KCB overtakes Equity Bank in half-year profit
Kenya Commercial Bank (KCB) has overtaken Equity Bank as the most profitable lender as the institutions shrug off the high interest regime to grow half year net profits by double digits.
KCB’s net profit increased 50 per cent in the six months to June to Sh6 billion compared to Sh4 billion in a similar period the year before, beating Equity’s which rose to Sh5.4 billion from Sh4.7 billion.
Equity was the most profitable lender in the first quarter, ahead of KCB, Standard Chartered, and Barclays.
Though the high cost of credit reduced demand for loans, KCB and Equity grew their earnings on a wider net interest margin — the difference between lending and deposit rates.
KCB’s loan book grew by Sh3.3 billion compared Sh23.5 billion in the preceding half while Equity’s dropped to Sh11 billion from Sh15 billion.
“The high interest rates have widened the margins of banks, especially those strong in the retail market like KCB and Equity Bank,” said Gregory Waweru, an analyst at Kestrel Capital.
Equity, for instance, enjoyed a net interest margin of 12.6 per cent in the first half compared to 11.7 per cent in 2011.
The industry’s margin stood at 11.7 per cent in May compared to 10.2 per cent in the same months last year.
Equity’s profit was, however, weighed down by a 30 per cent corporate tax rate compared to 20 per cent in previous years as its five-year tax relief for listing at the Nairobi bourse ended. It listed in August 2006, which means that first half of last year was based on the lower tax rate.
Kenyan banks hinge their results on lending income.
KCB’s interest on loans rose 73.1 per cent to Sh16.8 billion from Sh9.7 billion. This helped raise its income to Sh21.9 billion from Sh16.8 billion, reflecting a 30.3 per cent increase.
The bank also benefited from lower operating expenses following the restructuring of its business last year. This saw it reduce its executive team from 22 to seven, with scores of staff taking up its voluntary retirement offer.
The bank’s cost to income ratio dropped to 56.4 per cent from 62.8 per cent, with its chief executive Martin Oduor-Otieno saying it is targeting even lower cost ratios.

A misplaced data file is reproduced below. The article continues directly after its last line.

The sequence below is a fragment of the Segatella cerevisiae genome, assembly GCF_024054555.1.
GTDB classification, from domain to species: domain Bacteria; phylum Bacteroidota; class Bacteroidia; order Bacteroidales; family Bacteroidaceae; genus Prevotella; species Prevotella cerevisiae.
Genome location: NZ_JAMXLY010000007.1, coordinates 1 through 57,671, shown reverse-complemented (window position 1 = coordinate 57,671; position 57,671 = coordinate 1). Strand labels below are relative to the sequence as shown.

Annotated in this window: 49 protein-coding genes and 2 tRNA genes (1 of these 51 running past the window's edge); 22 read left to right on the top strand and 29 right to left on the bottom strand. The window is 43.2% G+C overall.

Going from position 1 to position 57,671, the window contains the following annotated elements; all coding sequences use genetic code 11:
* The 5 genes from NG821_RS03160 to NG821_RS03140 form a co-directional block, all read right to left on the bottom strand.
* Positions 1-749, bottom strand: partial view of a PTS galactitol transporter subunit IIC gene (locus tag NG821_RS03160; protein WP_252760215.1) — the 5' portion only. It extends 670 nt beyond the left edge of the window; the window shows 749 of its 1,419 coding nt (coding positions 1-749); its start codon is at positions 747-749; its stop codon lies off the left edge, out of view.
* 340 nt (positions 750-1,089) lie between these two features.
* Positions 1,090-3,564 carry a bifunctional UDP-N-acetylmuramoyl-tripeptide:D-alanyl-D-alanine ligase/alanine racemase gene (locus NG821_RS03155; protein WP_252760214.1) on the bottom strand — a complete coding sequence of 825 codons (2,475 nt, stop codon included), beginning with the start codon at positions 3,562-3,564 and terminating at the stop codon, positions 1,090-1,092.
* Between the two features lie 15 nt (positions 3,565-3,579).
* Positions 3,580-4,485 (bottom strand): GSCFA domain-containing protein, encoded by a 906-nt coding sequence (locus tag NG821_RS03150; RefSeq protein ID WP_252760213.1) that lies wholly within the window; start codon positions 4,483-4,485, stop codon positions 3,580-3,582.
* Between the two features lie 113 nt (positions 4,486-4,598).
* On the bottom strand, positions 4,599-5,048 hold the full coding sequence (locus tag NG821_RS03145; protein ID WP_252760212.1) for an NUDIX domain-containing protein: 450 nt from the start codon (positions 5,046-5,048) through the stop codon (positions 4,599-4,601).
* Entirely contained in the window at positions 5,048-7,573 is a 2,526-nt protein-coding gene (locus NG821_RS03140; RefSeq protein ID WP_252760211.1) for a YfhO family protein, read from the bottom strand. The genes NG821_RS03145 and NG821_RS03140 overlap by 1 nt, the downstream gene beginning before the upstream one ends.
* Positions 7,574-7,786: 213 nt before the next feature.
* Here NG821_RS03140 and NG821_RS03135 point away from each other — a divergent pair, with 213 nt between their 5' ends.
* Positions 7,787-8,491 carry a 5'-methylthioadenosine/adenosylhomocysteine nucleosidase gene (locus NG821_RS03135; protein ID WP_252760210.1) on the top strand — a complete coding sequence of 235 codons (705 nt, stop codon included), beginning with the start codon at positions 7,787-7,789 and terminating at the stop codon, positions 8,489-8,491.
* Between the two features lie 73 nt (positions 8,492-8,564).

“We want to reduce our cost to income to 51 per cent in the short term,” Mr Oduor-Otieno said. He added that KCB will now focus on consolidating its regional operations that contributed Sh486.4 billion to the group’s net profit in the first half compared to Sh264.5 million in the same period last year.
Analysts say banks will continue to rely on the higher interest margins to ride out the dip in new borrowing in the short term.
“The higher margins are coming to cover for slower growth in new loans and advances,” Mr Waweru said.
Lending rates shot to above 20 per cent in last year’s fourth quarter from a low of 14 per cent in January last year due to tight liquidity as the Central Bank of Kenya (CBK) raised its signal lending rate to a high of 18 per cent to tame runaway inflation.
This has hit the appetite for borrowing in the entire sector whose loan book has stagnated at Sh1.2 trillion since September to April. But this has not stopped banks from making money.
Kenyan banks have reported a 37.7 per cent rise in the five-month profits to May compared to 20.5 per cent last year riding on high interest spreads, says the CBK.
Data from the CBK shows that the banks’ profits were at Sh43.79 billion as at May, compared to Sh31.8 billion in the same period last year.
This performance is what has made banking stock among the most sought after at the Nairobi Securities Exchange (NSE) with the promise of a steady flow in dividends in a bourse where opportunities for capital gains have dimmed.
Equity Bank share has risen 39.06 per cent in the past six months to Sh22.5 , outperforming the benchmark NSE-20 Share Index that gained 20.2 per cent over the same period. Its rival KCB has gained 37.1 per cent in the six months to Sh24.25.